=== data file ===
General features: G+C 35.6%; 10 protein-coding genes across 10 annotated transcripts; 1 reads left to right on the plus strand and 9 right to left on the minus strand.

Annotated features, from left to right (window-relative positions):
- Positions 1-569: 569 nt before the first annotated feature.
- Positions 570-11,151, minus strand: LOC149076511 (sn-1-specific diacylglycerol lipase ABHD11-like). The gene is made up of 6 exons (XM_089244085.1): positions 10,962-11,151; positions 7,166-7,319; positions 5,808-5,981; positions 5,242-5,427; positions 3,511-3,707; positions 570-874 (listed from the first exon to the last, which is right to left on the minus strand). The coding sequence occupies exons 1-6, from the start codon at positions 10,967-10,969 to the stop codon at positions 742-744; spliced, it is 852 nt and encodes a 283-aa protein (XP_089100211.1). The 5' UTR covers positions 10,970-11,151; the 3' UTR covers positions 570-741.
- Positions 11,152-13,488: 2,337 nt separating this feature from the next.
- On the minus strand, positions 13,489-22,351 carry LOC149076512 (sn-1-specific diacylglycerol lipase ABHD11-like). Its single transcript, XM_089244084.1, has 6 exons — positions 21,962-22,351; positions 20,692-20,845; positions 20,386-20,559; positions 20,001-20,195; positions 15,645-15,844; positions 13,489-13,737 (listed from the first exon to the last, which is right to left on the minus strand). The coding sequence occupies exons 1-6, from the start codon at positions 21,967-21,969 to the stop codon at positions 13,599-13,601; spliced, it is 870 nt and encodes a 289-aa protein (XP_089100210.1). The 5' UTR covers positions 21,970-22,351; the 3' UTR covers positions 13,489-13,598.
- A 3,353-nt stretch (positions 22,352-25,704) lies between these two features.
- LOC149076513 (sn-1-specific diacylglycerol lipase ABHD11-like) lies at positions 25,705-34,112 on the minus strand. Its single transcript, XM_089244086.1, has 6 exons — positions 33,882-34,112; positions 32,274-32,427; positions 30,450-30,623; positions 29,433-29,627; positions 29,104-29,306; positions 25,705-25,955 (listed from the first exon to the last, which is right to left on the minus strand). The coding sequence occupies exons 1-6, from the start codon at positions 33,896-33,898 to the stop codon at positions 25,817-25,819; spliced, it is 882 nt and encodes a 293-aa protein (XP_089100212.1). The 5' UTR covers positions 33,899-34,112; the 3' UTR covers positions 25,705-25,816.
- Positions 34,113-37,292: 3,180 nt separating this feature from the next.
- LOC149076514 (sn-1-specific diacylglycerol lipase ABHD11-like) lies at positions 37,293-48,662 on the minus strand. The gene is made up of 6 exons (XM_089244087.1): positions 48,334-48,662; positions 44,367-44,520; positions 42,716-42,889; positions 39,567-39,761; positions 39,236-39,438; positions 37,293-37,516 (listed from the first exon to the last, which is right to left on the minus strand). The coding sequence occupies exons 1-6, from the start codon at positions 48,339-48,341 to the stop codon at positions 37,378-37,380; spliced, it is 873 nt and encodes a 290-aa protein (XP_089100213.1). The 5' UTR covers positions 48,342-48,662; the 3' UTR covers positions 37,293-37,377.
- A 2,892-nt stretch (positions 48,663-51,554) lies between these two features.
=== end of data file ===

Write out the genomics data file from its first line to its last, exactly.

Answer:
General features: G+C 35.6%; 10 protein-coding genes across 10 annotated transcripts; 1 reads left to right on the plus strand and 9 right to left on the minus strand.

Annotated features, from left to right (window-relative positions):
- Positions 1-569: 569 nt before the first annotated feature.
- Positions 570-11,151, minus strand: LOC149076511 (sn-1-specific diacylglycerol lipase ABHD11-like). The gene is made up of 6 exons (XM_089244085.1): positions 10,962-11,151; positions 7,166-7,319; positions 5,808-5,981; positions 5,242-5,427; positions 3,511-3,707; positions 570-874 (listed from the first exon to the last, which is right to left on the minus strand). The coding sequence occupies exons 1-6, from the start codon at positions 10,967-10,969 to the stop codon at positions 742-744; spliced, it is 852 nt and encodes a 283-aa protein (XP_089100211.1). The 5' UTR covers positions 10,970-11,151; the 3' UTR covers positions 570-741.
- Positions 11,152-13,488: 2,337 nt separating this feature from the next.
- On the minus strand, positions 13,489-22,351 carry LOC149076512 (sn-1-specific diacylglycerol lipase ABHD11-like). Its single transcript, XM_089244084.1, has 6 exons — positions 21,962-22,351; positions 20,692-20,845; positions 20,386-20,559; positions 20,001-20,195; positions 15,645-15,844; positions 13,489-13,737 (listed from the first exon to the last, which is right to left on the minus strand). The coding sequence occupies exons 1-6, from the start codon at positions 21,967-21,969 to the stop codon at positions 13,599-13,601; spliced, it is 870 nt and encodes a 289-aa protein (XP_089100210.1). The 5' UTR covers positions 21,970-22,351; the 3' UTR covers positions 13,489-13,598.
- A 3,353-nt stretch (positions 22,352-25,704) lies between these two features.
- LOC149076513 (sn-1-specific diacylglycerol lipase ABHD11-like) lies at positions 25,705-34,112 on the minus strand. Its single transcript, XM_089244086.1, has 6 exons — positions 33,882-34,112; positions 32,274-32,427; positions 30,450-30,623; positions 29,433-29,627; positions 29,104-29,306; positions 25,705-25,955 (listed from the first exon to the last, which is right to left on the minus strand). The coding sequence occupies exons 1-6, from the start codon at positions 33,896-33,898 to the stop codon at positions 25,817-25,819; spliced, it is 882 nt and encodes a 293-aa protein (XP_089100212.1). The 5' UTR covers positions 33,899-34,112; the 3' UTR covers positions 25,705-25,816.
- Positions 34,113-37,292: 3,180 nt separating this feature from the next.
- LOC149076514 (sn-1-specific diacylglycerol lipase ABHD11-like) lies at positions 37,293-48,662 on the minus strand. The gene is made up of 6 exons (XM_089244087.1): positions 48,334-48,662; positions 44,367-44,520; positions 42,716-42,889; positions 39,567-39,761; positions 39,236-39,438; positions 37,293-37,516 (listed from the first exon to the last, which is right to left on the minus strand). The coding sequence occupies exons 1-6, from the start codon at positions 48,339-48,341 to the stop codon at positions 37,378-37,380; spliced, it is 873 nt and encodes a 290-aa protein (XP_089100213.1). The 5' UTR covers positions 48,342-48,662; the 3' UTR covers positions 37,293-37,377.
- A 2,892-nt stretch (positions 48,663-51,554) lies between these two features.